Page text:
February 13, 2009

a class apart

Hernandez v. Texas was a case that helped establish equal protection under the law for Latino Americans who, whether citizens or not, were treated as second class citizens under the law. As late as 1962, returning from Houston to Odessa with a carload of high school students and the school's football coach, I was with a group refused service at small town cafe somewhere between Austin and Odessa. It was a quarter of an hour or more before we realized we were being purposely ignored. When Coach went to counter and talked to the waitress, his body stiffened and angry words were exchanged, but we left without service. One of the guys with us appeared to be Latino (he was) and that was all it took. Our friend was a kid. We were all kids, except for the coach (who was probably in his 60's). The ironic thing, from our perspective, was that Martin couldn't even speak much Spanish. His parents had this notion that if he spoke only English, he could avoid the discrimination they had suffered. I assure you that few people I talk to realize the extent of the racial prejudice in Texas during this period.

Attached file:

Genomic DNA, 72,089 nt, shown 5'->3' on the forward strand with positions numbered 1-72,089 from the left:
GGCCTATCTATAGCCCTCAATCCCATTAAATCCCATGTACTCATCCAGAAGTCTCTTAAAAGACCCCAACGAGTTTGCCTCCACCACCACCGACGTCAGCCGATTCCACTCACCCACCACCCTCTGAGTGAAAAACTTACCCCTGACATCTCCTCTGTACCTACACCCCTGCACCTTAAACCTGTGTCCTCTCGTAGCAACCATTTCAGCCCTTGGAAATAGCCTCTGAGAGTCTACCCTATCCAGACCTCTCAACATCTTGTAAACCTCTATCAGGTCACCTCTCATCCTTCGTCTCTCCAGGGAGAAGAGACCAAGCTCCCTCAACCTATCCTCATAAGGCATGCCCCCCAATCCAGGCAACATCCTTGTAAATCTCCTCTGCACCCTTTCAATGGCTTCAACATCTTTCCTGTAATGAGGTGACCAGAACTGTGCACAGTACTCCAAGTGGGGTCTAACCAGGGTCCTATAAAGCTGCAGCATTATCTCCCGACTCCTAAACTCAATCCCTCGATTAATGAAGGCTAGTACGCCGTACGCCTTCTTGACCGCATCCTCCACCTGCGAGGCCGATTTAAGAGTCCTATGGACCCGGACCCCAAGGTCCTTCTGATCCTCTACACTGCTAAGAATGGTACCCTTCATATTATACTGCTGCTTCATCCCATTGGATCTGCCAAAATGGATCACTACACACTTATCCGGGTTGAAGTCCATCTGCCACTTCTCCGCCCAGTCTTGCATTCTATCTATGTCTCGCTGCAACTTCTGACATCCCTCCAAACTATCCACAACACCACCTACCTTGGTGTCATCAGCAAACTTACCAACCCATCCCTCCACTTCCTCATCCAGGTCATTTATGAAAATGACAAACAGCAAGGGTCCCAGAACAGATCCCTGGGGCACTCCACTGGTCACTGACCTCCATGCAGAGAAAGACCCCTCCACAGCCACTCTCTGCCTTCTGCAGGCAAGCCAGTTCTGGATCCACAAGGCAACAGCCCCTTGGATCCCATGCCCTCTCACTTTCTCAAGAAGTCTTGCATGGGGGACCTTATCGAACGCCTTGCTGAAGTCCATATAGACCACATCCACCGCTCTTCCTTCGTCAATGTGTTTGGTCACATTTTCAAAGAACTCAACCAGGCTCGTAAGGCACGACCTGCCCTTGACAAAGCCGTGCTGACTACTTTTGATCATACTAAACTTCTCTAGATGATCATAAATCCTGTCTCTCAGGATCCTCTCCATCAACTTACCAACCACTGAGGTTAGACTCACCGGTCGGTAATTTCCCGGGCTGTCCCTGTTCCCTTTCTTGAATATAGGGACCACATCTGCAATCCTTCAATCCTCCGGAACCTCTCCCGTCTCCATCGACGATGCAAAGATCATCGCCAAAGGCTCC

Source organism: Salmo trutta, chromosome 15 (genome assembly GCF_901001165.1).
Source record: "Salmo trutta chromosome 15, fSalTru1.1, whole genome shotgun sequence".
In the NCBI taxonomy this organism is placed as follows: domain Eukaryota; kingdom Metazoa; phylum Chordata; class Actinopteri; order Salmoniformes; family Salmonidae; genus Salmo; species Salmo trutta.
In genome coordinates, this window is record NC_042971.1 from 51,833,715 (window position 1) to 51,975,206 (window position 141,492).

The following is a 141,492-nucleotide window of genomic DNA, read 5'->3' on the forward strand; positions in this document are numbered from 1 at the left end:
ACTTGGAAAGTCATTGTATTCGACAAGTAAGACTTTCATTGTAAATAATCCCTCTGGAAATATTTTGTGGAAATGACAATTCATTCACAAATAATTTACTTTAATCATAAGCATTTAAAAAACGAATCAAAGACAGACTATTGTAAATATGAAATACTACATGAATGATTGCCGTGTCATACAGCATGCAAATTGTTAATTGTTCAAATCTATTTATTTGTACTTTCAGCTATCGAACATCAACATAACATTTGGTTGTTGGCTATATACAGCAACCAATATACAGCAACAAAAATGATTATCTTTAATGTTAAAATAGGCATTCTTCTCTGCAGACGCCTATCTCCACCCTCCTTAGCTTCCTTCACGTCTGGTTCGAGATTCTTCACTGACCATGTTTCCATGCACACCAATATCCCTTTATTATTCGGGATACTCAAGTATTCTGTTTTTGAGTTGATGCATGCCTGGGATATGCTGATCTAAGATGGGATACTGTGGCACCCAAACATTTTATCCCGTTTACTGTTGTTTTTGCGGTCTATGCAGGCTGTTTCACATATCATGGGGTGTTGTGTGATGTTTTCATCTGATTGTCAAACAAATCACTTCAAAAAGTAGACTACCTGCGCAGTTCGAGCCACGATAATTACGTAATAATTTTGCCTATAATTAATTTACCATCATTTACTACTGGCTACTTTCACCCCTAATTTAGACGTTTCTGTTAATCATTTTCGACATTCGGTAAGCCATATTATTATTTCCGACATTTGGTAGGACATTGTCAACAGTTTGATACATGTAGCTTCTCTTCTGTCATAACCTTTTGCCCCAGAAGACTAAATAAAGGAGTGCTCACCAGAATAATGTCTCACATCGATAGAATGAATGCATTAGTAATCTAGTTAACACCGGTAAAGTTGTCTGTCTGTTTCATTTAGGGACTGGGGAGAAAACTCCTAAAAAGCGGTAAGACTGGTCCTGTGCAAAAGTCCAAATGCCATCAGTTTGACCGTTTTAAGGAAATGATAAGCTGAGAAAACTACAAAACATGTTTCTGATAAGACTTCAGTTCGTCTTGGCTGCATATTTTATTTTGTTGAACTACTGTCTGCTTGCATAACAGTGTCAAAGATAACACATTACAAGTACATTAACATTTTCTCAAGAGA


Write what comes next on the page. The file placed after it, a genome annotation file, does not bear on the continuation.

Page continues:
In 1951 in the town of Edna, Texas, a field hand named Pedro Hernández murdered his employer after exchanging words at a gritty cantina. From this seemingly unremarkable small-town murder emerged a landmark civil rights case that would forever change the lives and legal standing of tens of millions of Americans. A team of unknown Mexican American lawyers took the case, Hernandez v. Texas, all the way to the Supreme Court, where they successfully challenged Jim Crow-style discrimination against Mexican Americans.

AMERICAN EXPERIENCE presents A Class Apart from the award-winning producers Carlos Sandoval (Farmingville), and Peter Miller (Sacco and Vanzetti, The Internationale). The one-hour film dramatically interweaves the story of its central characters— activists and lawyers, returning veterans and ordinary citizens, murderer, and victim — within the broader story of a civil rights movement that is still very much alive today.

Get your family together. Sit down and watch. It will premiere on PBS on Monday, February 23. Check your local listings to see when it will be on in your area.

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